Wednesday, March 30, 2011

Dark Side of Dreaming by Ann Bruce

TITLE: Dark Side of Dreaming
AUTHOR: Ann Bruce
PUBLISHER: Ellora’s Cave
LENGTH: Novella (roughly 31k)
GENRE: Erotic romantic suspense
COST: $5.20

Ex-thief Cleo Moran has come out of retirement to steal a statue that once belonged to her family. The only problem is, the man she intends to rob is just as smart and savvy as she is. Foiling her burglary is simple. Letting her just walk away is not…

Don’t ask for a better blurb than that. I read this novella through twice and still don’t know what happened in big chunks of it.

It doesn’t start out badly. There’s a one-page prologue of a harrowing dream that hints at a suspenseful ride ahead. But then it turns left into Cleo’s foiled heist, and the story stumbles into forced chemistry and confusion as we meet the owner of her would-be prize, Sasha Michaels. Sasha sends her along her way, but when Cleo gets home, she’s attacked by someone who expects her to have successfully taken the statue. She fights him off, but Sasha shows up and won’t leave her alone, convinced her attacker is the same one who attacked his sister.

The story only gets more convoluted from there. The problem is, none of it really gets explained. The whole first half of the story is primarily Cleo and Sasha fighting – and losing the battle with – their attraction. We have no history on either of them, and no sense of personality, so essentially they’re just bodies going through the motions. I felt nothing for either of them, and the sex wasn’t unique or hot enough to compensate for that lack of connection. They each have reasons to want the statue, but their POVs dance around what those issues are. It’s probably meant to be suspenseful and surprising as a result. It’s not. It’s annoying and distances me even further from cardboard characters who could’ve used a dose of something interesting to keep me engaged.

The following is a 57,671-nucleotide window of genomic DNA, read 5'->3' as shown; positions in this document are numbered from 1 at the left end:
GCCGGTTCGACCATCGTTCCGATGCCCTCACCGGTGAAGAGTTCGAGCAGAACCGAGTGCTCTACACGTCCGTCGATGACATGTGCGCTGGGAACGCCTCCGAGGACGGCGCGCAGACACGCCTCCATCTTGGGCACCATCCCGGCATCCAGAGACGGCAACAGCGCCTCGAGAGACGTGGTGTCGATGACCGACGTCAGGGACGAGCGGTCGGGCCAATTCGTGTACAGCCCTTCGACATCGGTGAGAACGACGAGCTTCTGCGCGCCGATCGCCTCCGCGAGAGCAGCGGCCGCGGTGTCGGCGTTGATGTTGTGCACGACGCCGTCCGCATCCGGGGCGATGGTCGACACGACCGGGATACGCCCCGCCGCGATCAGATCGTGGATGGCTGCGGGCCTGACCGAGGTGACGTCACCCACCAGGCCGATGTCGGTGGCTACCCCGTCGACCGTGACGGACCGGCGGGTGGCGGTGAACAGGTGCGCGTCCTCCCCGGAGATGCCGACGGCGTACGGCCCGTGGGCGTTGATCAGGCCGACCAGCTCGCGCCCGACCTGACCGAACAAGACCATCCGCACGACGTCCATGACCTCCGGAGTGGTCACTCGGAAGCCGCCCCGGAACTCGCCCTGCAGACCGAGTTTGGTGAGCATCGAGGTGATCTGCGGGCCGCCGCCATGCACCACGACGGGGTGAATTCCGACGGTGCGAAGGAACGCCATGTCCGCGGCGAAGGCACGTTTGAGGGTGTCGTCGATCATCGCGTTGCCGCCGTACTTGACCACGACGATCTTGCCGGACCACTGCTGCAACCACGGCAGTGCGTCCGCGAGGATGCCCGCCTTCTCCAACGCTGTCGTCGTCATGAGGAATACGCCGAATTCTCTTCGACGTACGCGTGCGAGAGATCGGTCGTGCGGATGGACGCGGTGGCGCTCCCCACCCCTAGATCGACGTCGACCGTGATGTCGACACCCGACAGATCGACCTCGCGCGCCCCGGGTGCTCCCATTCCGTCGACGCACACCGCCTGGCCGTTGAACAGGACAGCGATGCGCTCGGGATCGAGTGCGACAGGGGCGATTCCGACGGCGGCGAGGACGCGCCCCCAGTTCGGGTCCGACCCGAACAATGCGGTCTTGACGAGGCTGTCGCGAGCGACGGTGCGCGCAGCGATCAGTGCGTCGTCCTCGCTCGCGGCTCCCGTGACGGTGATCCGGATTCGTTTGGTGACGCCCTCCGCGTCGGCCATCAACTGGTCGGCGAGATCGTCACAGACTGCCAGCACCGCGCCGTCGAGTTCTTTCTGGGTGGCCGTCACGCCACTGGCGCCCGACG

The plot starts picking up about two-thirds of the way through the story, but while the pace quickens, the jumps get bigger. The author has a bad habit of mentioning characters by name in ways that assume prior knowledge, but in effect only leave me scratching my head. For instance, the attacker gets named on page 79 (out of 109), identified by name in casual conversation between Sasha and Cleo, but not once mentioned by name prior to that for the reader to go, “Aha! That’s who the bad guy is!” All it accomplished was to make me think I’d missed something, and then go back, re-read, and then do a search on the name to see if I was being foolish and/or blind. There’s even more instances of it after this, but that ends up spoiling what are meant to be surprises (but actually come across as sloppy plotting). The ending is as unsatisfying as the whole first half.

For a novella, it felt interminably long. For suspense, that’s the kiss of death for me.


4/10 – Lack of explanation, huge leaps in the plot that came out of nowhere, and flat characterizations made this a real chore


3/10 – Definitely alpha, but lacks any kind of depth to make him interesting


4/10 – Without knowing more about who she was or why anything was important to her, she’s just a figure on a chase

Entertainment value

3/10 – Sloppy plotting and poor characterizations make this memorable for all the wrong reasons

World building

4/10 – In spite of an intriguing beginning, any sense of time and place is sacrificed for the sex



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